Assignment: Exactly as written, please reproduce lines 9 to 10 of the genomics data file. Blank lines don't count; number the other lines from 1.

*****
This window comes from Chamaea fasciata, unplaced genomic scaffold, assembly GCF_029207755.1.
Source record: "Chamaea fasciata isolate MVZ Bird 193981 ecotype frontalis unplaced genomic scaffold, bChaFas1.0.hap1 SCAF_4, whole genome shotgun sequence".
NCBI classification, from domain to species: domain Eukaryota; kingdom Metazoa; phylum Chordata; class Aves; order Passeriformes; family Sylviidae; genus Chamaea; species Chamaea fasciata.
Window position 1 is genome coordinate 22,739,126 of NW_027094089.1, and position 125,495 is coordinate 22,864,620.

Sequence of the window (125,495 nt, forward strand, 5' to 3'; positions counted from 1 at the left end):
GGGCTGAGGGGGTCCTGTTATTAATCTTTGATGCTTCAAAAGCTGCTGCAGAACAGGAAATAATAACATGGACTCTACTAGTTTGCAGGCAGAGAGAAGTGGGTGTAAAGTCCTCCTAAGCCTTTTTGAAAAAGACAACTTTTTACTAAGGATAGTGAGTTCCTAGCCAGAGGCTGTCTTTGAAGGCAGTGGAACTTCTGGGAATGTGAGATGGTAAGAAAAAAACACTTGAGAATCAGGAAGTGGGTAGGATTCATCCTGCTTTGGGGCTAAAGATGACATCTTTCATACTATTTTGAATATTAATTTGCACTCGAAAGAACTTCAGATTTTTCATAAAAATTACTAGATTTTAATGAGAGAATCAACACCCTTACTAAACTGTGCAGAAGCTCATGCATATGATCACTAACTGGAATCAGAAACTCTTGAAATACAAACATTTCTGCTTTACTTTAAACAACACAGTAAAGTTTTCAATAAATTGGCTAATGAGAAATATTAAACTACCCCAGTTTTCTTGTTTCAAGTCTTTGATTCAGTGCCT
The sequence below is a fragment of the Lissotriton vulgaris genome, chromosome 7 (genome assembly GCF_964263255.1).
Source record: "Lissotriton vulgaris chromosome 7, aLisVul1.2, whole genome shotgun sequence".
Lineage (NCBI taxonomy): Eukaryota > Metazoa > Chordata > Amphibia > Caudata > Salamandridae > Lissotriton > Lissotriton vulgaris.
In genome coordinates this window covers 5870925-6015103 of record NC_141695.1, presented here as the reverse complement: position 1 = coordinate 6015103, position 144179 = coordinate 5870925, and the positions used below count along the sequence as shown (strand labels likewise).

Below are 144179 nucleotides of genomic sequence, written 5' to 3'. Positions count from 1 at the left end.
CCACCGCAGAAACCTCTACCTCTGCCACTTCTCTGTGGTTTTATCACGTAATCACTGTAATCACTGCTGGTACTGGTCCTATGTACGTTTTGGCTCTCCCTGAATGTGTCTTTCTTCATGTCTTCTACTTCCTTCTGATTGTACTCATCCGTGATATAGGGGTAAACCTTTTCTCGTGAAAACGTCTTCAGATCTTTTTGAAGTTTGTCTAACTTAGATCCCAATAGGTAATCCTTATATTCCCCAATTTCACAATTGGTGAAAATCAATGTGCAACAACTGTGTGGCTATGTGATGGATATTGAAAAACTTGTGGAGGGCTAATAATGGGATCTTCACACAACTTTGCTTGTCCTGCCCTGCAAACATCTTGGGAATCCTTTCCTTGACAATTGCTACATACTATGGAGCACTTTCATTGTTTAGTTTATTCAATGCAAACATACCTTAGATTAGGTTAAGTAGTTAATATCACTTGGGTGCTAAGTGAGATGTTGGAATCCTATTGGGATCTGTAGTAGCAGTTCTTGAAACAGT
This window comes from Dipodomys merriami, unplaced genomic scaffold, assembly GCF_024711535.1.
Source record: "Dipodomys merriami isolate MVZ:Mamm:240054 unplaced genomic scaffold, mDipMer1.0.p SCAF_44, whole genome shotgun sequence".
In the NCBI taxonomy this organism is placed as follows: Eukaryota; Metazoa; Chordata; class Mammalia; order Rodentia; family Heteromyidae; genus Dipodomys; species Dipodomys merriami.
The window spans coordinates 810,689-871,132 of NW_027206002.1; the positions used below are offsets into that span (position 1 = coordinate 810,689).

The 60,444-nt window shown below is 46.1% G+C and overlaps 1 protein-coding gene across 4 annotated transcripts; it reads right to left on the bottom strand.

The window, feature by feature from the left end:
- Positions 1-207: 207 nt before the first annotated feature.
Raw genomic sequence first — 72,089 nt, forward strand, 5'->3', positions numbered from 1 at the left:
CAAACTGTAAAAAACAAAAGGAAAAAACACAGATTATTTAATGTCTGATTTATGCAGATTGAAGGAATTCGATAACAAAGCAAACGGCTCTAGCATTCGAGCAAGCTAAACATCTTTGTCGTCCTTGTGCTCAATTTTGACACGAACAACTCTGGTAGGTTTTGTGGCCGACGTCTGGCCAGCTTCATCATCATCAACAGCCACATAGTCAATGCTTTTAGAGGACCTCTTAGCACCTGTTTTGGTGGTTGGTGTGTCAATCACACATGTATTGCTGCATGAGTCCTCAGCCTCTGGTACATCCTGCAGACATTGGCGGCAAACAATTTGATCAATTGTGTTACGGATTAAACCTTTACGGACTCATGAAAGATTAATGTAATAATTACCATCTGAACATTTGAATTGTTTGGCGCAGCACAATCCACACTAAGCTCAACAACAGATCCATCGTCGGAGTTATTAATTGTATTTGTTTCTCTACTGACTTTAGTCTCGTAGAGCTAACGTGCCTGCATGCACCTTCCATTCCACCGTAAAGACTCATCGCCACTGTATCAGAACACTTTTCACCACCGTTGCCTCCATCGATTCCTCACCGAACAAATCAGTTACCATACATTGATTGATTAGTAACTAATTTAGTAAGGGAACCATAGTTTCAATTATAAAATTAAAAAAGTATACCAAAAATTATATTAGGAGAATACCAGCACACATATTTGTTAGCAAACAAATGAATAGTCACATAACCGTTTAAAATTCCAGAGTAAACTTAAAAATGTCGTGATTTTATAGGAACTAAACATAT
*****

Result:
Lineage (NCBI taxonomy): Eukaryota > Metazoa > Chordata > Amphibia > Caudata > Salamandridae > Lissotriton > Lissotriton vulgaris.
In genome coordinates this window covers 5870925-6015103 of record NC_141695.1, presented here as the reverse complement: position 1 = coordinate 6015103, position 144179 = coordinate 5870925, and the positions used below count along the sequence as shown (strand labels likewise).